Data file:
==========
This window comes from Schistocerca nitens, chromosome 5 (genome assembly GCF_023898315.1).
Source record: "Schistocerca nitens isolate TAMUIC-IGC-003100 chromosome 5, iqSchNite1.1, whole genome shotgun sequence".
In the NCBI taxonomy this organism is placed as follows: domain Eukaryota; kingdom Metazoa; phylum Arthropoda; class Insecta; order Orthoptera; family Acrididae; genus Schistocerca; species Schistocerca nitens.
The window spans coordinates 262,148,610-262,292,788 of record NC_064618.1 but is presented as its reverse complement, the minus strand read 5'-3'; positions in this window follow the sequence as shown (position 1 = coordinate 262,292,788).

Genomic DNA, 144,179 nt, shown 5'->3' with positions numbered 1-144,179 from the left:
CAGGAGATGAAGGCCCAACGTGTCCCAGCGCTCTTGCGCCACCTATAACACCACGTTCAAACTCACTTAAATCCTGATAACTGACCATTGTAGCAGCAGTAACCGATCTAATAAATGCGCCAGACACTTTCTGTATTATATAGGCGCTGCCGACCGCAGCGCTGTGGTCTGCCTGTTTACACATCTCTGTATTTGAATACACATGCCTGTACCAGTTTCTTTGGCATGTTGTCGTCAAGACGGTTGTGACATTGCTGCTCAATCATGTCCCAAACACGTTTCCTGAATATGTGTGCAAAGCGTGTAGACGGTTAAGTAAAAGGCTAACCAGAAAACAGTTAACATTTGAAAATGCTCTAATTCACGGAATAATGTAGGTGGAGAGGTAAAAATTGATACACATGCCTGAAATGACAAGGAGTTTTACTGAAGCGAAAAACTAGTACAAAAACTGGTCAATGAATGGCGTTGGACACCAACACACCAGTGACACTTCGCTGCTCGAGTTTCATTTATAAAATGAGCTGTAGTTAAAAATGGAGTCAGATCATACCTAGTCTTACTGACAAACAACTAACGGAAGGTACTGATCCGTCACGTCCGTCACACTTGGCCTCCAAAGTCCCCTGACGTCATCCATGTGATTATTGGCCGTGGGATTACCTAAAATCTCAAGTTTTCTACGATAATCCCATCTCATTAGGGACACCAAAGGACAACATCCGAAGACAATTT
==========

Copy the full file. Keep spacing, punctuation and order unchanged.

This window comes from Schistocerca nitens, chromosome 5 (genome assembly GCF_023898315.1).
Source record: "Schistocerca nitens isolate TAMUIC-IGC-003100 chromosome 5, iqSchNite1.1, whole genome shotgun sequence".
In the NCBI taxonomy this organism is placed as follows: domain Eukaryota; kingdom Metazoa; phylum Arthropoda; class Insecta; order Orthoptera; family Acrididae; genus Schistocerca; species Schistocerca nitens.
The window spans coordinates 262,148,610-262,292,788 of record NC_064618.1 but is presented as its reverse complement, the minus strand read 5'-3'; positions in this window follow the sequence as shown (position 1 = coordinate 262,292,788).

Genomic DNA, 144,179 nt, shown 5'->3' with positions numbered 1-144,179 from the left:
CAGGAGATGAAGGCCCAACGTGTCCCAGCGCTCTTGCGCCACCTATAACACCACGTTCAAACTCACTTAAATCCTGATAACTGACCATTGTAGCAGCAGTAACCGATCTAATAAATGCGCCAGACACTTTCTGTATTATATAGGCGCTGCCGACCGCAGCGCTGTGGTCTGCCTGTTTACACATCTCTGTATTTGAATACACATGCCTGTACCAGTTTCTTTGGCATGTTGTCGTCAAGACGGTTGTGACATTGCTGCTCAATCATGTCCCAAACACGTTTCCTGAATATGTGTGCAAAGCGTGTAGACGGTTAAGTAAAAGGCTAACCAGAAAACAGTTAACATTTGAAAATGCTCTAATTCACGGAATAATGTAGGTGGAGAGGTAAAAATTGATACACATGCCTGAAATGACAAGGAGTTTTACTGAAGCGAAAAACTAGTACAAAAACTGGTCAATGAATGGCGTTGGACACCAACACACCAGTGACACTTCGCTGCTCGAGTTTCATTTATAAAATGAGCTGTAGTTAAAAATGGAGTCAGATCATACCTAGTCTTACTGACAAACAACTAACGGAAGGTACTGATCCGTCACGTCCGTCACACTTGGCCTCCAAAGTCCCCTGACGTCATCCATGTGATTATTGGCCGTGGGATTACCTAAAATCTCAAGTTTTCTACGATAATCCCATCTCATTAGGGACACCAAAGGACAACATCCGAAGACAATTT